There’s no such thing as bad publicity, runs the old adage. This certainly holds true for BalkanBeats – a global dance floor phenomenon which grew out of an unlikely marriage of war, refugees, Balkan lifestyle & Berliner nightlife.
BalkanBeats DJ Robert Šoko, Piranha Arts in Berlin, and music journalist Robert Rigney have put together the highly compelling Balkan Beats Book – An Oral History looking back on 30 years of Balkan music madness in Berlin, New York, Istanbul, Tokyo – and beyond. Figures like Goran Bregović, Shantel and Eugene Hütz weigh in on the last real World Music scene before Covid put a damper on things – a musical style and dance-floor movement which gave techno a run for its money and at its peak aspired to be “a new rock ‘n’ roll”, “the new punk”. It was also the first global pop culture phenomenon that began in the East and made its way West.
It is a rare portrait of one DJ’s battle with prejudices, traumas and addictions, written in a rock‘n’roll style; casual, anecdotal, witty. It is at the same time a beguiling cacophony of more than eighty voices weighing in on a style of music that, in the words of Balkan Beat Box saxophonist Ori Kaplan, strove for a “middle ground between the mechanical and the soul, between electronic and hard-core authentic folk music,” for people who were “tired of corporate must-sell approach” and “hungry for really sweaty, personal, alcohol-driven, familiar, ceremony-like music.”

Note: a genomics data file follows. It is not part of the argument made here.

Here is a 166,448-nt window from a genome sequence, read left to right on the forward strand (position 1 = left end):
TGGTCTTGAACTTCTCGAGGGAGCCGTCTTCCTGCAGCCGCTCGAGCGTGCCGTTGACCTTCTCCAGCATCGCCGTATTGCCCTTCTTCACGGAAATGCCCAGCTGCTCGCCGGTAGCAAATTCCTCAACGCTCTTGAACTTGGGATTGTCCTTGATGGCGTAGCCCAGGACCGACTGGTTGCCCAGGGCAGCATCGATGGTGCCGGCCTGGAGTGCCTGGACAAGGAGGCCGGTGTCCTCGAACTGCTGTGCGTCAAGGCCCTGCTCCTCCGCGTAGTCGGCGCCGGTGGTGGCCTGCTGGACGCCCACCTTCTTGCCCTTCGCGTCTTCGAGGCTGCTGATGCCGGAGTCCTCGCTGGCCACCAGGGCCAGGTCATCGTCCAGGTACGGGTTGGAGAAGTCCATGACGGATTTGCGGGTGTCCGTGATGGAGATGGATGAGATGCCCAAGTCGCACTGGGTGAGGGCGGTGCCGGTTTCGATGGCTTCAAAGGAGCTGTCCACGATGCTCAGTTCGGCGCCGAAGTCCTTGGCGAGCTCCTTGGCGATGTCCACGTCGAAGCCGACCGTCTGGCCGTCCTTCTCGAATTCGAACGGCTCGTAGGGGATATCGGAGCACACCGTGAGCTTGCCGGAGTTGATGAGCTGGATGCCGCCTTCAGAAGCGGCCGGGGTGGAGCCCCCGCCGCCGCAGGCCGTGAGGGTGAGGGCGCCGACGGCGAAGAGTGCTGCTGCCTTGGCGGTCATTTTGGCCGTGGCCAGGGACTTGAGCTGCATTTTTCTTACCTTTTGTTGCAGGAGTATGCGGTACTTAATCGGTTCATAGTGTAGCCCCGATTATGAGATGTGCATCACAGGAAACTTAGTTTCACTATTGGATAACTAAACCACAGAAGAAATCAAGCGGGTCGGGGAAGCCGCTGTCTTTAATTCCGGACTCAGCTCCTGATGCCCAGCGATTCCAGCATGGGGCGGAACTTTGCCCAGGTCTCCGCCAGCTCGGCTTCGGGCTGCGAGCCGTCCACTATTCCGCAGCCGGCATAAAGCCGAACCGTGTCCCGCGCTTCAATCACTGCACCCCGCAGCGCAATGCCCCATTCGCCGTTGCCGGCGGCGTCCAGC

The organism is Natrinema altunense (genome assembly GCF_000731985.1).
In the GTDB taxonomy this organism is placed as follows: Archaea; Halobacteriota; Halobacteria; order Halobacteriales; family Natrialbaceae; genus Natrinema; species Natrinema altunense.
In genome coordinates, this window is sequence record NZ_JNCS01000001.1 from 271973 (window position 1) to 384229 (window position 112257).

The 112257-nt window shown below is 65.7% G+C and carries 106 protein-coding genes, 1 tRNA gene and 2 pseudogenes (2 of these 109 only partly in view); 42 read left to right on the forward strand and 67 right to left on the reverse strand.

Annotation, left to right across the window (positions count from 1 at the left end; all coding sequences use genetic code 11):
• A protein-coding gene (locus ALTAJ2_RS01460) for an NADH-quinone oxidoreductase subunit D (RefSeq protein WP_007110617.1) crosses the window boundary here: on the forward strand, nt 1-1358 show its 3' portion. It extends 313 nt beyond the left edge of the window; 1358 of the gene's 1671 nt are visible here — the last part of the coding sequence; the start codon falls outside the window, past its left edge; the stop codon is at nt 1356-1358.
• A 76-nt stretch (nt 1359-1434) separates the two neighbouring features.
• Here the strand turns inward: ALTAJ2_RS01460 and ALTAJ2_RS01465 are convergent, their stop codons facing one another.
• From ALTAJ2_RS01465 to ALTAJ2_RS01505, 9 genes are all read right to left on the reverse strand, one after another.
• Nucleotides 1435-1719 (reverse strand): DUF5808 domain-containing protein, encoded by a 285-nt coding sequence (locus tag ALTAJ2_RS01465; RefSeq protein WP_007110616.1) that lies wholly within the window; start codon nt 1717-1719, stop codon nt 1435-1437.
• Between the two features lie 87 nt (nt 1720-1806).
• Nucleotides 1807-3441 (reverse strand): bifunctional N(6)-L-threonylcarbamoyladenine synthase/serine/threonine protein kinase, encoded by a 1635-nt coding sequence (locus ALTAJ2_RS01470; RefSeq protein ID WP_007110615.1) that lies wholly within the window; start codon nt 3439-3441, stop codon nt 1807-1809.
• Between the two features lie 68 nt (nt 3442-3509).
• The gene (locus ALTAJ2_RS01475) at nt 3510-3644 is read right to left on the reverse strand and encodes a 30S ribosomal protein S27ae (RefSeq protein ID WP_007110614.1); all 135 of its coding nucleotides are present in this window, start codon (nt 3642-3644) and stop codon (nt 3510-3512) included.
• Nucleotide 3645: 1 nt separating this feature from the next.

Balkan Beats Book has adopted the “oral history” format, a literary genre that has gained in popularity in recent years. The book consists of edited passages from a collection of interviews that are tightly woven together into an accurate chronology. The model is the 1996 classic Please Kill Me – The Oral History of Punk.
Balkan Beats Book has been described by Carol Silverman, professor of anthropology at University of Oregon and author of Romani Routes (Oxford University Press) as “extremely interesting” and by Todd Swift of Black Spring Press London as “fascinating”. “It’s great to have this kind of thing recorded, and even better as an oral history,” comments Songlines writer Kim Burton.
In 2020 BalkanBeats and Robert Šoko were the subject of a Dutch art documentary film, Here We Move – Here We Groove.
The book is around 300 pages long and we are looking for a publishing company.